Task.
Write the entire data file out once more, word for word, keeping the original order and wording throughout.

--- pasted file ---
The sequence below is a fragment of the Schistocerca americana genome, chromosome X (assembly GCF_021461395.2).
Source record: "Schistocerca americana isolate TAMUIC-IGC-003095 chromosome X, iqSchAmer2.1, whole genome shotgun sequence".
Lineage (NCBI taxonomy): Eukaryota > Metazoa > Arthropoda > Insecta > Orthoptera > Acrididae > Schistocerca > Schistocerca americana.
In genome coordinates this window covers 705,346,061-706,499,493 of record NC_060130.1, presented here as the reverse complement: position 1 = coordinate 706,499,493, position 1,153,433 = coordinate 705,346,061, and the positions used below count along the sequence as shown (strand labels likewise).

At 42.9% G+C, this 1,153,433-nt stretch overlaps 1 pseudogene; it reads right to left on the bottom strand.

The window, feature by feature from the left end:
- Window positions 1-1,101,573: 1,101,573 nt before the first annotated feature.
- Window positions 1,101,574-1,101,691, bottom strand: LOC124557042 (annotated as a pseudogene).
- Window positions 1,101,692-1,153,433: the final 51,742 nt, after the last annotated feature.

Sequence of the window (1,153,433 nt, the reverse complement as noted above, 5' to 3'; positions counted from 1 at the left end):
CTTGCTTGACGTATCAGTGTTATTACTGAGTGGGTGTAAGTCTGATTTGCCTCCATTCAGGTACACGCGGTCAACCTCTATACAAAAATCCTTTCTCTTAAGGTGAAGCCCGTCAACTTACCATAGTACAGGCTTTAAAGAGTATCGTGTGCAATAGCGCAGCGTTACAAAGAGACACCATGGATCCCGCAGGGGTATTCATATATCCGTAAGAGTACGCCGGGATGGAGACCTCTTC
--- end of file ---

The sequence below is a fragment of the Schistocerca americana genome, chromosome X (assembly GCF_021461395.2).
Source record: "Schistocerca americana isolate TAMUIC-IGC-003095 chromosome X, iqSchAmer2.1, whole genome shotgun sequence".
Lineage (NCBI taxonomy): Eukaryota > Metazoa > Arthropoda > Insecta > Orthoptera > Acrididae > Schistocerca > Schistocerca americana.
In genome coordinates this window covers 705,346,061-706,499,493 of record NC_060130.1, presented here as the reverse complement: position 1 = coordinate 706,499,493, position 1,153,433 = coordinate 705,346,061, and the positions used below count along the sequence as shown (strand labels likewise).

At 42.9% G+C, this 1,153,433-nt stretch overlaps 1 pseudogene; it reads right to left on the bottom strand.

The window, feature by feature from the left end:
- Window positions 1-1,101,573: 1,101,573 nt before the first annotated feature.
- Window positions 1,101,574-1,101,691, bottom strand: LOC124557042 (annotated as a pseudogene).
- Window positions 1,101,692-1,153,433: the final 51,742 nt, after the last annotated feature.

Sequence of the window (1,153,433 nt, the reverse complement as noted above, 5' to 3'; positions counted from 1 at the left end):
CTTGCTTGACGTATCAGTGTTATTACTGAGTGGGTGTAAGTCTGATTTGCCTCCATTCAGGTACACGCGGTCAACCTCTATACAAAAATCCTTTCTCTTAAGGTGAAGCCCGTCAACTTACCATAGTACAGGCTTTAAAGAGTATCGTGTGCAATAGCGCAGCGTTACAAAGAGACACCATGGATCCCGCAGGGGTATTCATATATCCGTAAGAGTACGCCGGGATGGAGACCTCTTC